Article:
The most significant thing an author can convey through the use of stereotypes is that the stereotypes leave quite a bit out. When a writer presents a group stereotypically, he/she can express 1) a generalized perception of this group and 2) ways in which this perception is accurate and ways in which it is flawed.
Stereotypes in literature can be used in a wide variety of ways, as some of the previous answers have already suggested. Stereotypes can be reinforced and/or undercut. They can be used as sources of comedy and/or tragedy. They can be used to affirm people and/or to denigrate people. Much depends, then, on precisely what an author is trying to accomplish in any given work. Stereotypes are often simple, predictable, and unsophisticated, and works using stereotypes are often considered unsubtle, uninventive, and inartistic. On the other hand, many of the greatest works in world literature employ "archetypes" (such as the hero, the villain, the friend, the mother, the father, the sibling, etc.), and much of the powerful impact of such works often depends on the ways writers manipulate, alter, affirm, and/or complicate such "typical" characters.
The use of stereotypes create the greatest relation for a reader when an author uses the stereotype and the reader agrees with the characterization. Unfortunately, some readers who do agree with the stereotype will fail to relate or engage with the text if a frivolous stereotype is given.
Typically, an author can make any stereotype characterization based upon the fact that the majority of people feed into, or believe, the stereotype.
Typically, an author is reliant on the fact the the stereotype exists. If the stereotype fails to exist, a reader fails to identify the character through known characteristics.
Stock characters are often used, particularly in short stories, because they convey something big in just a few words. For example, saying someone is a "man of military bearing" draws a quick picture (uses only a few words) from which we can envision a character. (Works the same for a typical cheerleader, nerd, model, athlete, grandmother, butler, among other things.) A great example of this is Ivan in "The Most Dangerous Game." Stock characters are neither round nor static, of course, and they are rarely the primary players in a story; however, they generally add color and texture to any narrative.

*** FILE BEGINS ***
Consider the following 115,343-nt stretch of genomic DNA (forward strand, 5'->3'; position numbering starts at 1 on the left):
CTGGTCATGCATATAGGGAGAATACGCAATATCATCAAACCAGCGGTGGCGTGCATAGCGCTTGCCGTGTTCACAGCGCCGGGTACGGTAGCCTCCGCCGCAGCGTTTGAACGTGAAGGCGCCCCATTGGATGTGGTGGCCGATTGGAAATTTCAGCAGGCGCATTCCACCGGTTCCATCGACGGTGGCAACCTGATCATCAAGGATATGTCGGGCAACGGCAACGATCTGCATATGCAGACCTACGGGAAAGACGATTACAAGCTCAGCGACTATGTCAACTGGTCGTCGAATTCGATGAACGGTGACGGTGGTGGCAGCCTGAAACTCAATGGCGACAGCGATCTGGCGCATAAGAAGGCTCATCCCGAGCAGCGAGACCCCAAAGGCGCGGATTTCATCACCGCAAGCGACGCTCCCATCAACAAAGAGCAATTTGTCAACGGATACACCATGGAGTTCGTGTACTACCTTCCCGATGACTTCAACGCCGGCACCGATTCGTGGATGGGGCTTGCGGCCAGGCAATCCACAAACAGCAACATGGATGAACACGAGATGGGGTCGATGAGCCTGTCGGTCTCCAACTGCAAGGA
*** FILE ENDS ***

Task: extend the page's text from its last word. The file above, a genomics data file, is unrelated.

Sometimes, as in postcolonial literature, using stereotypes is a means of attempting to deflate the authenticity of the stereotype thus reducing or eliminating their power and reality. This may be seen in Edwidge Danticat's work.
Stereotypes are often stock characters who serve in comedies for comic relief as they are recognizable to audience. For instance, a parody of the stingy Scot or who drives a hard bargain can easily bring laughter to a comedic play. (To some extent, for instance, the television show Seinfield employed a Jewish stereotype with George.)
The plot of the trial of Tom Robinson points to the stereotyping of Tom in Harper Lee's To Kill a Mockingbird. In this novel, the author attempts to break down stereotyping, as does Mark Twain in his The Adventures of Huckleberry Finn. The Reverend Mr. Wilson is the sterotypical Puritan minister in The Scarlet Letter, and such, represents the sanctimonious Puritan whom Hawthorne criticizes in his novel.
If an author agrees with a stereotype and wants to perpetuate it, use of the stereotype may simplify the presentation of the characters or the motivation behind their actions. If an author is presenting the case against a given stereotype, the story may need to be more carefully written to illustrate situations or actions that break down the expectations set by the stereotype. Showing the exceptions to the common mindset can take extra planning, but can be an effective way to counteract stereotypical impressions.